CFPB's Chief Operating Officer Is Leaving, in First High-Level Mulvaney-Era Departure

Sartaj Alag told staffers he'll leave on April 18, after almost five years as the bureau's COO
Rob Kunzig/Morning Consult photo
March 16, 2018 at 1:24 pm UTC

Key Takeaways

  • Alag served in the agency during its formative years.

  • He's the first senior-level CFPB official to depart since Mick Mulvaney became acting director in November 2017.

Sartaj Alag, who has served as the Consumer Financial Protection Bureau's chief operating officer since 2013 and was a senior-level official from the agency's earliest days, told staffers he plans to leave the bureau next month, according to an internal memo viewed by Morning Consult.

Alag, who informed CFPB staffers Thursday that his last day at the agency will be April 18, is considered the first senior-level CFPB official to depart since Mick Mulvaney became acting director in November 2017. A CFPB spokesperson confirmed Alag's internal announcement but declined to provide further details about his departure or his replacement.

The move comes nearly four months after Mulvaney — who also serves as the Office of Management and Budget director — took on additional duties as acting director of the CFPB, which was created by the 2010 Dodd-Frank Wall Street Reform and Consumer Protection Act following the 2008 financial crisis.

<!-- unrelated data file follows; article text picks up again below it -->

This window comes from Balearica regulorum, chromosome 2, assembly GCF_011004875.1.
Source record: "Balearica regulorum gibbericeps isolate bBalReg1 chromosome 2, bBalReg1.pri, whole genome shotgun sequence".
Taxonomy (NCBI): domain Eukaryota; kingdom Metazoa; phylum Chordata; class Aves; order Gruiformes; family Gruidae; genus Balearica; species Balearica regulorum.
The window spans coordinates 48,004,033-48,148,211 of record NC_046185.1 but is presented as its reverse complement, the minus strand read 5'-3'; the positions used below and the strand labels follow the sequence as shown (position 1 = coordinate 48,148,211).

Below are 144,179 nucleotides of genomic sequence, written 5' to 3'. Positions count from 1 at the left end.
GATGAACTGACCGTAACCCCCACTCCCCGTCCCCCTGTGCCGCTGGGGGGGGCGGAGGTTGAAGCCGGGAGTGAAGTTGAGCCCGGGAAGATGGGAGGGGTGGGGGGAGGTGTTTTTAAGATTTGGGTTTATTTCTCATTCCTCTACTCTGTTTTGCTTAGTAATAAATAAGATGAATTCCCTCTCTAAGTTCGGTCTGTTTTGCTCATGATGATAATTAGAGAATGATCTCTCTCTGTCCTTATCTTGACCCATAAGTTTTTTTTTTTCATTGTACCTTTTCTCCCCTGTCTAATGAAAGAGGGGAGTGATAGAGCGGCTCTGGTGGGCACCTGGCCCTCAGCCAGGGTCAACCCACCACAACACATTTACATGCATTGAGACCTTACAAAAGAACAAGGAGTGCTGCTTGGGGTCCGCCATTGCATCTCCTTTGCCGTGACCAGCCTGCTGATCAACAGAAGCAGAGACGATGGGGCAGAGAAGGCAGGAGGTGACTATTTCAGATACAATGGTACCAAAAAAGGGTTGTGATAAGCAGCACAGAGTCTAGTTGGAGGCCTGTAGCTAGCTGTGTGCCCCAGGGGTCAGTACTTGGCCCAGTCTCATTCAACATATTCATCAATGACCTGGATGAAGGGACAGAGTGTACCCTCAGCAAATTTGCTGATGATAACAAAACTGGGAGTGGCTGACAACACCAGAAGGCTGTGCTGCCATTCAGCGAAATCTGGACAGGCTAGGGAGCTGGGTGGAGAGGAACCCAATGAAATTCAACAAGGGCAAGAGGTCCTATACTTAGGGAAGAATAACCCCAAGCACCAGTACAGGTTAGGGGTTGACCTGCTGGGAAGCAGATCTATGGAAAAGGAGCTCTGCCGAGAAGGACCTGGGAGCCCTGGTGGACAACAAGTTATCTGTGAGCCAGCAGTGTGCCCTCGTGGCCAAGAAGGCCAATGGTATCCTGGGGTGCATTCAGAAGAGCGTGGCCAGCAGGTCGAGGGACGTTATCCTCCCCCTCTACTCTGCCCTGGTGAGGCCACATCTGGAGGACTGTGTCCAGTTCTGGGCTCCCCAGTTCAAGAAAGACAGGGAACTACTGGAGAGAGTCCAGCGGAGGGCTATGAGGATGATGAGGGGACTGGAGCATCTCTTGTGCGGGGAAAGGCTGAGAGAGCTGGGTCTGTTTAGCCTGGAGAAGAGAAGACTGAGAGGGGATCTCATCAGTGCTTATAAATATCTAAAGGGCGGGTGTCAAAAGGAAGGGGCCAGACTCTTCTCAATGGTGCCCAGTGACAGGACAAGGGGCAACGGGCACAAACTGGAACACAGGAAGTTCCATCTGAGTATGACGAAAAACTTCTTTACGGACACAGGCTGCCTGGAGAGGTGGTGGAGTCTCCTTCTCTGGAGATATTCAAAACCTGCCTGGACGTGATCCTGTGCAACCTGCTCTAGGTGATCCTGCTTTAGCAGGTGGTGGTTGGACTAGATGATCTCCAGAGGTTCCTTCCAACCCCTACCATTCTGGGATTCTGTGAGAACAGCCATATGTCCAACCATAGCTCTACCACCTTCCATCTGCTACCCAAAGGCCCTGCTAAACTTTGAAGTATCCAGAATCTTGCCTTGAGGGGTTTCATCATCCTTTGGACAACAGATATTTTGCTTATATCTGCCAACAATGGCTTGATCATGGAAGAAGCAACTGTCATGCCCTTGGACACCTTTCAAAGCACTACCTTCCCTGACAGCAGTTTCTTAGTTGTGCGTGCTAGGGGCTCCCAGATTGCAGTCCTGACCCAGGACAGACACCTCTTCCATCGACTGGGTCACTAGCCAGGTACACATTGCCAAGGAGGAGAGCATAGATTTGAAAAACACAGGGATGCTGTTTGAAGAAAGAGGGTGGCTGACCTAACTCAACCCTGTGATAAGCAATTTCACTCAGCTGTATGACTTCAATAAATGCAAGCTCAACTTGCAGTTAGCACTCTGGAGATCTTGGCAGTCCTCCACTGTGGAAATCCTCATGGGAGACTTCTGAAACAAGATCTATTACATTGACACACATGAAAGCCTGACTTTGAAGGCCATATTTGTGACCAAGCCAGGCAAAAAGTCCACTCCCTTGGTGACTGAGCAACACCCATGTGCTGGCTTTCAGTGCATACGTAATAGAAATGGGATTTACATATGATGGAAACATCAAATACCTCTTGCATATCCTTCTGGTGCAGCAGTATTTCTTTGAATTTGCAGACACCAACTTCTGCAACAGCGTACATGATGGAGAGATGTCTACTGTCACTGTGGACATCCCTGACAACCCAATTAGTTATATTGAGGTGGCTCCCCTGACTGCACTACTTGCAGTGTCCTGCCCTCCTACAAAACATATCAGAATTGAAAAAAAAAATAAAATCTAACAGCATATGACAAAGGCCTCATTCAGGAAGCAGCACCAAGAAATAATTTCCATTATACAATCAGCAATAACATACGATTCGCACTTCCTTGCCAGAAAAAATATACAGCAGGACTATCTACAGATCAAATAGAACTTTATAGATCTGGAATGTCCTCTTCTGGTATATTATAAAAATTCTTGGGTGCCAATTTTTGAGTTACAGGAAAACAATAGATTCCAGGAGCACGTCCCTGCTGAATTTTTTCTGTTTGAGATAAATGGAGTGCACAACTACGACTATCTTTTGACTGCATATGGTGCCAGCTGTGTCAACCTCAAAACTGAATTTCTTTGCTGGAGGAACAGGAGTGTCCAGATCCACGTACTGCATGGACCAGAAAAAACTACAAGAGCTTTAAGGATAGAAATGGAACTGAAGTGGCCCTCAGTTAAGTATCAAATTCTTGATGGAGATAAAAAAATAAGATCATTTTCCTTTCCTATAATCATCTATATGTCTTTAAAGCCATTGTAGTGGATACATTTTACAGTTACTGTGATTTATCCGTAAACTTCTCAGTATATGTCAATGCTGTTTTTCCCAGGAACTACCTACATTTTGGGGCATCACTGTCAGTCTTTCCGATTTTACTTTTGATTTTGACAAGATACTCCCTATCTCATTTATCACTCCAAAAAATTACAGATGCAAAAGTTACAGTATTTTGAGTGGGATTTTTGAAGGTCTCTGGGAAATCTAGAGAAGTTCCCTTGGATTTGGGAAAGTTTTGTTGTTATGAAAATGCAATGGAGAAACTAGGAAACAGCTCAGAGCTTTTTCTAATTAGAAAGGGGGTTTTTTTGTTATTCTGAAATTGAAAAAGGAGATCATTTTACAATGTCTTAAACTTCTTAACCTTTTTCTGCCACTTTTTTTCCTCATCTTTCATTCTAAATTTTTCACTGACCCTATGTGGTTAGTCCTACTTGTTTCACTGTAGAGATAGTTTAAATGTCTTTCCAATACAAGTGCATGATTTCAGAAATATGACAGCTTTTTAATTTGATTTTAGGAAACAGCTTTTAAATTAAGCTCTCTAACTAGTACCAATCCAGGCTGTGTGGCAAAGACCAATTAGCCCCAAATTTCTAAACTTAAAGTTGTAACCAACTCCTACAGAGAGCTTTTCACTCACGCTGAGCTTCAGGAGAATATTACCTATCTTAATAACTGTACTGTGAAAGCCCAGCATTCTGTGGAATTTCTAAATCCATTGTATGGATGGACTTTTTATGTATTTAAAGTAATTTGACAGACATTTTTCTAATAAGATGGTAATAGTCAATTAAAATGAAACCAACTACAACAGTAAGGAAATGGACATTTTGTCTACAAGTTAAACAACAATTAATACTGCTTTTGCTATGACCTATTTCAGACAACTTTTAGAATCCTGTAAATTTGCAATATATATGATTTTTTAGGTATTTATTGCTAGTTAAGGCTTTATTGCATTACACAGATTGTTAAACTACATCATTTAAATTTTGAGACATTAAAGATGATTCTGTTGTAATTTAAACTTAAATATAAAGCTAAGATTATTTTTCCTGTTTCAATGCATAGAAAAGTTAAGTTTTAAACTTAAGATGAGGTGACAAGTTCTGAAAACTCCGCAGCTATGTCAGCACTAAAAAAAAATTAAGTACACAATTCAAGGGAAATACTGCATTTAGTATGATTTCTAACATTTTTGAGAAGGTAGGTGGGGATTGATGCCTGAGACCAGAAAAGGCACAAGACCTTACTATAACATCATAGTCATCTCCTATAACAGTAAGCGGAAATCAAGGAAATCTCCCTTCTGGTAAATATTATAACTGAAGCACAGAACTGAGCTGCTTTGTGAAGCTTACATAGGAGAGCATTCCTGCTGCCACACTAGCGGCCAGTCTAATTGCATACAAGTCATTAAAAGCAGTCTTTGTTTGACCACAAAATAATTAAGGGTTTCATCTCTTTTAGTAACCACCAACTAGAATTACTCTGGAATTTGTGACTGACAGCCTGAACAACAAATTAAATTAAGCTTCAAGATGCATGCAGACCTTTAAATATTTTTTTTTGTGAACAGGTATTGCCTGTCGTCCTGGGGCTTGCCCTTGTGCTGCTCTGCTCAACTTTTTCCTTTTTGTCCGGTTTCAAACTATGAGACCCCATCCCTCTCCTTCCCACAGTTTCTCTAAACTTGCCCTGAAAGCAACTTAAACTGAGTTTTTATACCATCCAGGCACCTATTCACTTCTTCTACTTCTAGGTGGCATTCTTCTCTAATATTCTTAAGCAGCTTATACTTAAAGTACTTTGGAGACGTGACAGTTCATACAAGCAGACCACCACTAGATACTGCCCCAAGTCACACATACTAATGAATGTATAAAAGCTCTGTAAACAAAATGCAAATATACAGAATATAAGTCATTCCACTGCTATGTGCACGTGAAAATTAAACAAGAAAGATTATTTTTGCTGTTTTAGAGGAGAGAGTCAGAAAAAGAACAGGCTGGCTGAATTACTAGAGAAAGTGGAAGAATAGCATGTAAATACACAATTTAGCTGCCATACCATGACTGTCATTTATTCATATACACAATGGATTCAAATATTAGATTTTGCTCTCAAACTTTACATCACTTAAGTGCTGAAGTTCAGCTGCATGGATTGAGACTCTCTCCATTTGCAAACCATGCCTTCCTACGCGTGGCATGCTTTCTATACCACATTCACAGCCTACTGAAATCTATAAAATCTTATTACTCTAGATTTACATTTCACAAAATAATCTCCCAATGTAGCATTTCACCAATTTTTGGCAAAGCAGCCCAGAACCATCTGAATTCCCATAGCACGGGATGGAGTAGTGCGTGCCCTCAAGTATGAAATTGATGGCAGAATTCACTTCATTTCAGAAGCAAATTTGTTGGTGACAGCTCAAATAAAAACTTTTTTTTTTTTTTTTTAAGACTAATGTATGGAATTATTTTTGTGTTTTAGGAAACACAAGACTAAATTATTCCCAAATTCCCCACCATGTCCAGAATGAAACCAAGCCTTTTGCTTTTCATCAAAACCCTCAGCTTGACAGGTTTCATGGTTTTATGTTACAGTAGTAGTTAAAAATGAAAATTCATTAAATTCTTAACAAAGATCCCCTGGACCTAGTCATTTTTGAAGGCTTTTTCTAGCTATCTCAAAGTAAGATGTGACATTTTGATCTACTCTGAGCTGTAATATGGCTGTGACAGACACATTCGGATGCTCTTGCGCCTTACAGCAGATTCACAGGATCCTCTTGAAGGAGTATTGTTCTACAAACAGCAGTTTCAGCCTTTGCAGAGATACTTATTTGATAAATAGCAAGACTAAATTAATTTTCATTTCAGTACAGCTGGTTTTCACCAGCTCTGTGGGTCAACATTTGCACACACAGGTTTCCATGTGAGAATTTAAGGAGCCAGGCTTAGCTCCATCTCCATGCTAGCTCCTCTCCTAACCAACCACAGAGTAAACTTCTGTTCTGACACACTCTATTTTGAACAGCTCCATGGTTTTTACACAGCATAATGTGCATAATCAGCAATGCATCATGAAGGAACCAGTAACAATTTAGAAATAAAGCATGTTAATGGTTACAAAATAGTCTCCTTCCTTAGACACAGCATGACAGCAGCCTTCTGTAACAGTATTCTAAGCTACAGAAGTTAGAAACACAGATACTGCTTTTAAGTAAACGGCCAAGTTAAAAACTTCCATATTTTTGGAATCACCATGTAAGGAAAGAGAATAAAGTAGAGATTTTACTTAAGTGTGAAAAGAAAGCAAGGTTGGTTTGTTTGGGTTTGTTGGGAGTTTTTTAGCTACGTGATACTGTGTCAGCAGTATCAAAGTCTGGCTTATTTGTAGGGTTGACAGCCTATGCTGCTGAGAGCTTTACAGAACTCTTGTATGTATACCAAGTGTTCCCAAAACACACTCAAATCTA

A federal district court judge has allowed Mulvaney to serve as the bureau's director while a legal challenge from Leandra English, the deputy director, remains pending before the court. English, who had served as the bureau's chief of staff under then-Director Richard Cordray, was named deputy director and first in line to succeed Cordray in one of his last official acts before resigning in November 2017.

Mulvaney has since sought to put in place significant overhauls to the agency, which critics contend is effectively gutting its enforcement power. In February, Mulvaney overhauled the bureau's strategic plan, asserting that the agency will go "no further" than its statutory mission outlined in Dodd-Frank.

In his message to CFPB staffers seen by Morning Consult, Alag said the responsibility to ensure the bureau "operates at the highest order of efficiency and accountability" now rests on the shoulders of the agency's staff.

During the CFPB's formative days in 2011, Alag started and managed the bureau's Office of Consumer Response, before becoming COO in July 2013. Prior to working at the CFPB, Alag was the president of Capital One Financial Corp.'s subsidiary in Canada.

The Office of Consumer Response, now headed by CFPB Assistant Director Christopher Johnson, is one of the offices within Alag's division. Other offices include administrative operations; human capital; technology and innovation; the office of the chief financial officer; and the office responsible for CFPB procurement.

Sen. Elizabeth Warren (D-Mass.), who was instrumental in setting up the bureau before winning her seat in 2012, noted in a statement emailed to Morning Consult that Alag's "vision and leadership" helped the CFPB establish its consumer hotline, which has handled over 1 million complaints.

"He helped build a strong consumer agency that stands up for millions of American families," Warren said.

This story has been updated to include a response from the CFPB confirming Alag's departure.

Ryan Rainey previously worked at Morning Consult as a reporter covering finance.

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